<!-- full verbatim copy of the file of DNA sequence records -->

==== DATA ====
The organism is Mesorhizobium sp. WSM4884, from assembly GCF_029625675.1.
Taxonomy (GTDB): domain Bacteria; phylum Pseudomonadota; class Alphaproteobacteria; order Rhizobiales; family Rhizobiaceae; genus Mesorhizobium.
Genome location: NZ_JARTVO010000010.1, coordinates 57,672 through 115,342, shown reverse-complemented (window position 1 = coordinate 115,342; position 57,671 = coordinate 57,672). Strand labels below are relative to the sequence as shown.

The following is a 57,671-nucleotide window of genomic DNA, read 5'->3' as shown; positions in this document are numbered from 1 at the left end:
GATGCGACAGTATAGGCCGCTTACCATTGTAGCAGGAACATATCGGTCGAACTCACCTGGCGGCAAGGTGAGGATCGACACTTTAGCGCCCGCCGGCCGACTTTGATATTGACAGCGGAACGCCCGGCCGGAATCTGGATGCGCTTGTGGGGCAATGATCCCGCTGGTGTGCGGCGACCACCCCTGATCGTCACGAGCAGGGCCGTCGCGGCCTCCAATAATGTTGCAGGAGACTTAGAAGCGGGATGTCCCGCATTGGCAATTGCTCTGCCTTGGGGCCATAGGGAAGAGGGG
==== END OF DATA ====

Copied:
The organism is Mesorhizobium sp. WSM4884, from assembly GCF_029625675.1.
Taxonomy (GTDB): domain Bacteria; phylum Pseudomonadota; class Alphaproteobacteria; order Rhizobiales; family Rhizobiaceae; genus Mesorhizobium.
Genome location: NZ_JARTVO010000010.1, coordinates 57,672 through 115,342, shown reverse-complemented (window position 1 = coordinate 115,342; position 57,671 = coordinate 57,672). Strand labels below are relative to the sequence as shown.

The following is a 57,671-nucleotide window of genomic DNA, read 5'->3' as shown; positions in this document are numbered from 1 at the left end:
GATGCGACAGTATAGGCCGCTTACCATTGTAGCAGGAACATATCGGTCGAACTCACCTGGCGGCAAGGTGAGGATCGACACTTTAGCGCCCGCCGGCCGACTTTGATATTGACAGCGGAACGCCCGGCCGGAATCTGGATGCGCTTGTGGGGCAATGATCCCGCTGGTGTGCGGCGACCACCCCTGATCGTCACGAGCAGGGCCGTCGCGGCCTCCAATAATGTTGCAGGAGACTTAGAAGCGGGATGTCCCGCATTGGCAATTGCTCTGCCTTGGGGCCATAGGGAAGAGGGG